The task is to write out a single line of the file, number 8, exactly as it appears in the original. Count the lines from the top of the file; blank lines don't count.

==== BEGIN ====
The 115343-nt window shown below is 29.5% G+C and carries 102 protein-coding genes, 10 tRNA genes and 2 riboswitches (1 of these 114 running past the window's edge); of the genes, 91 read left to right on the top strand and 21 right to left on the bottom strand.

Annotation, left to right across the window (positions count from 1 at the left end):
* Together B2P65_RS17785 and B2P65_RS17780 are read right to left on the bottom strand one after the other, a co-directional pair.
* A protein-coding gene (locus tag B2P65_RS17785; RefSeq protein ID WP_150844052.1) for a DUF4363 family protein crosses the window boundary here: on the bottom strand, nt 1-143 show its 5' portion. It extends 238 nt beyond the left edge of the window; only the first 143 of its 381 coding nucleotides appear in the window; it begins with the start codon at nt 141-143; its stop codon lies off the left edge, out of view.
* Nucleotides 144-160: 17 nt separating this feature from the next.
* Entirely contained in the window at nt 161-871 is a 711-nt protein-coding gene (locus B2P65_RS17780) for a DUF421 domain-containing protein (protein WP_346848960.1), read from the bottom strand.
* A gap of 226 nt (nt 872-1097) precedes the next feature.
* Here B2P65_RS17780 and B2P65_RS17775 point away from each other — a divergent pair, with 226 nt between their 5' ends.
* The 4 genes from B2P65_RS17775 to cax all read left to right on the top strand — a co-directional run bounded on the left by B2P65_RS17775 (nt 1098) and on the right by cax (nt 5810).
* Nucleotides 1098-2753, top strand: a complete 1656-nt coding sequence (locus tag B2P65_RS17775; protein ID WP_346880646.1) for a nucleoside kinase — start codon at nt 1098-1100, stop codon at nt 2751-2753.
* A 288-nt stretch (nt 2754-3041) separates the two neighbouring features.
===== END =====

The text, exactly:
* Here B2P65_RS17780 and B2P65_RS17775 point away from each other — a divergent pair, with 226 nt between their 5' ends.